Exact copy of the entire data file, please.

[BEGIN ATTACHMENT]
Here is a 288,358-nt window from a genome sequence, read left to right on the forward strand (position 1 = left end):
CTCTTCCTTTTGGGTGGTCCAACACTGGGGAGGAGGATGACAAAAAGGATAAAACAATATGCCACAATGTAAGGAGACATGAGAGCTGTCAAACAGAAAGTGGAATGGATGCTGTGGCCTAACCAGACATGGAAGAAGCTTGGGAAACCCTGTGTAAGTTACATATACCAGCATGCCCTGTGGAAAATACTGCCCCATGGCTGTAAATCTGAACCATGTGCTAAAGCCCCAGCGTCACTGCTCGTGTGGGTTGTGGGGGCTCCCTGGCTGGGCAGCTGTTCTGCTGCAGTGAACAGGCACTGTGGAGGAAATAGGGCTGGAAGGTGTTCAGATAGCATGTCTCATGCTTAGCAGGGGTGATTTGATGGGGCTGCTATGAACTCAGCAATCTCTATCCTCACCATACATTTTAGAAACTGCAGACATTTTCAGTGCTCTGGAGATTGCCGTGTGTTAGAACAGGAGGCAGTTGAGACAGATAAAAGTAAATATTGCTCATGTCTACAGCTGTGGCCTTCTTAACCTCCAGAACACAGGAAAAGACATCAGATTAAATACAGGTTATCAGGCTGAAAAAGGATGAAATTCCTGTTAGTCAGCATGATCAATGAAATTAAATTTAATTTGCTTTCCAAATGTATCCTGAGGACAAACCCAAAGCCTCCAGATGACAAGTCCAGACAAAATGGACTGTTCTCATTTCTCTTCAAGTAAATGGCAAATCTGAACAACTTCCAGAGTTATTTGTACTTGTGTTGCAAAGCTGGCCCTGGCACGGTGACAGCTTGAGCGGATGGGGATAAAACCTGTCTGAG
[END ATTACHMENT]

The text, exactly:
Here is a 288,358-nt window from a genome sequence, read left to right on the forward strand (position 1 = left end):
CTCTTCCTTTTGGGTGGTCCAACACTGGGGAGGAGGATGACAAAAAGGATAAAACAATATGCCACAATGTAAGGAGACATGAGAGCTGTCAAACAGAAAGTGGAATGGATGCTGTGGCCTAACCAGACATGGAAGAAGCTTGGGAAACCCTGTGTAAGTTACATATACCAGCATGCCCTGTGGAAAATACTGCCCCATGGCTGTAAATCTGAACCATGTGCTAAAGCCCCAGCGTCACTGCTCGTGTGGGTTGTGGGGGCTCCCTGGCTGGGCAGCTGTTCTGCTGCAGTGAACAGGCACTGTGGAGGAAATAGGGCTGGAAGGTGTTCAGATAGCATGTCTCATGCTTAGCAGGGGTGATTTGATGGGGCTGCTATGAACTCAGCAATCTCTATCCTCACCATACATTTTAGAAACTGCAGACATTTTCAGTGCTCTGGAGATTGCCGTGTGTTAGAACAGGAGGCAGTTGAGACAGATAAAAGTAAATATTGCTCATGTCTACAGCTGTGGCCTTCTTAACCTCCAGAACACAGGAAAAGACATCAGATTAAATACAGGTTATCAGGCTGAAAAAGGATGAAATTCCTGTTAGTCAGCATGATCAATGAAATTAAATTTAATTTGCTTTCCAAATGTATCCTGAGGACAAACCCAAAGCCTCCAGATGACAAGTCCAGACAAAATGGACTGTTCTCATTTCTCTTCAAGTAAATGGCAAATCTGAACAACTTCCAGAGTTATTTGTACTTGTGTTGCAAAGCTGGCCCTGGCACGGTGACAGCTTGAGCGGATGGGGATAAAACCTGTCTGAG